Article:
It is the first time that the government gives a comprehensive overview of the total tax payments of 155 Dutch multinationals. From now on, this will be done every year, starting with 2016. Companies then made a profit of 24.8 billion euros on which they paid 2.6 billion euros in profit tax.
According to State Secretary Hans Vijlbrief, the numbers do not allow to conclude that multinationals only paid 10.6 percent tax on their profits, while the rate for profits above 200,000 euros is presently 25 percent. Peter Kavelaars, Professor of Economics of Taxation at Erasmus School of Economics, indicates that there are two problems in the calculations, which must be considered in making the interpretation. Namely losses and double counting.
Losses & double counts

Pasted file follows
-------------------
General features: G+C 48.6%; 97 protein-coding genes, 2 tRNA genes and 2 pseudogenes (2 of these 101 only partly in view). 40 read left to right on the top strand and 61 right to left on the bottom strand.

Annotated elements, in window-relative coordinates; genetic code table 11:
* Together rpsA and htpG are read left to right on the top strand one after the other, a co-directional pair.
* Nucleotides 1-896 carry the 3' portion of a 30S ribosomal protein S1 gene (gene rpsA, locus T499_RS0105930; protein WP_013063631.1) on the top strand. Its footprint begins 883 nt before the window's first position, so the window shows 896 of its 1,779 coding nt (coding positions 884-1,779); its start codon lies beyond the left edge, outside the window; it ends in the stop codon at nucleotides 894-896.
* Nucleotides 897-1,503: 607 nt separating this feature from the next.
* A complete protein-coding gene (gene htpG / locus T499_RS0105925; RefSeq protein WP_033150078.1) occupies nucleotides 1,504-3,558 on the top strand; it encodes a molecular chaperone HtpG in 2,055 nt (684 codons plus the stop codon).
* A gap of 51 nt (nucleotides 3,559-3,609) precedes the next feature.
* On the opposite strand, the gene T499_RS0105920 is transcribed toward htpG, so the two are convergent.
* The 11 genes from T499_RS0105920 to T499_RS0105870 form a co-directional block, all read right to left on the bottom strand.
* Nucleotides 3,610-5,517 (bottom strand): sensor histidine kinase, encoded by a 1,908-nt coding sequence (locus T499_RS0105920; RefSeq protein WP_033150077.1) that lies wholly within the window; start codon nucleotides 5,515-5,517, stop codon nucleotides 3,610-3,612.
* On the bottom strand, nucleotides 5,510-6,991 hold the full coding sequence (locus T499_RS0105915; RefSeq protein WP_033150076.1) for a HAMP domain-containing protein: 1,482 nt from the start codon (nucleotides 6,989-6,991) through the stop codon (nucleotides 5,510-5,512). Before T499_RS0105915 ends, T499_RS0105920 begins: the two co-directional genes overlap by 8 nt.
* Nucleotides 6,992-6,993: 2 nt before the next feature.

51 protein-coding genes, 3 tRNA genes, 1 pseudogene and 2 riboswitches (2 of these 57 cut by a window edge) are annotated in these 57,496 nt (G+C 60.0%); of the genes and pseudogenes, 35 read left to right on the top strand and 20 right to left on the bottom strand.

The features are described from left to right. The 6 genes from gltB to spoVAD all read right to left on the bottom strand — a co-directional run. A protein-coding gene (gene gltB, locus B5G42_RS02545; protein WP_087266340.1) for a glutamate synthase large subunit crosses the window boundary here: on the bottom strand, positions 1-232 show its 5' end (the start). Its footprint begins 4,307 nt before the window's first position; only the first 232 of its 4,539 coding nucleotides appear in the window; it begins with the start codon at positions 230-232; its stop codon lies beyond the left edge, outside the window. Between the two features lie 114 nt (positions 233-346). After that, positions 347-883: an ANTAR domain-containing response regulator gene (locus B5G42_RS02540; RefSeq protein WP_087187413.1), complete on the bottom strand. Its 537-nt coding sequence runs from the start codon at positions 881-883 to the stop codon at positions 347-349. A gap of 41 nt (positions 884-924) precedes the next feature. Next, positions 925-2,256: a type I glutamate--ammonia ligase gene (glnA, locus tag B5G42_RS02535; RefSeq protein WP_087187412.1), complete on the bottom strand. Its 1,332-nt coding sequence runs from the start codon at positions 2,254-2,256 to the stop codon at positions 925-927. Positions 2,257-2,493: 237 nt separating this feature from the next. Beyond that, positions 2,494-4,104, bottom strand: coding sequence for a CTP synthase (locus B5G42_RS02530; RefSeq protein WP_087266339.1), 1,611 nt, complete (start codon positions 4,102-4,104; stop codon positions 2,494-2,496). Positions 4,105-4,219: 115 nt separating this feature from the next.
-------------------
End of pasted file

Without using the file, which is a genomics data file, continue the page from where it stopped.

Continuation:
The international method used does not take into account profits made by participating interests, such as subsidiaries. This results in double counting of profits. In addition, no account is taken of the possibility in the Netherlands to deduct losses from the past from current profits. As a result, reported profits are too high. Both double-counting and the offsetting of losses therefore lead to an overestimation of earnings, for which a correction must be made, concludes Kavelaars.
Effective tax burden
When these deviations are taken into account, the effective tax rate for multinationals amounts to 21.7 percent. This percentage is still lower than the agreed VPB rate of 25 percent. According to Peter Kavelaars, this is due to all kinds of tax deductions and special arrangements, which can result in a slightly lower effective tax burden. For the coming years this tax pressure will decrease further. Where the rate is still 25 percent this year, it will drop to just over 21 percent next year. It can be assumed that it will all be a little lower in the coming years, says Kavelaars.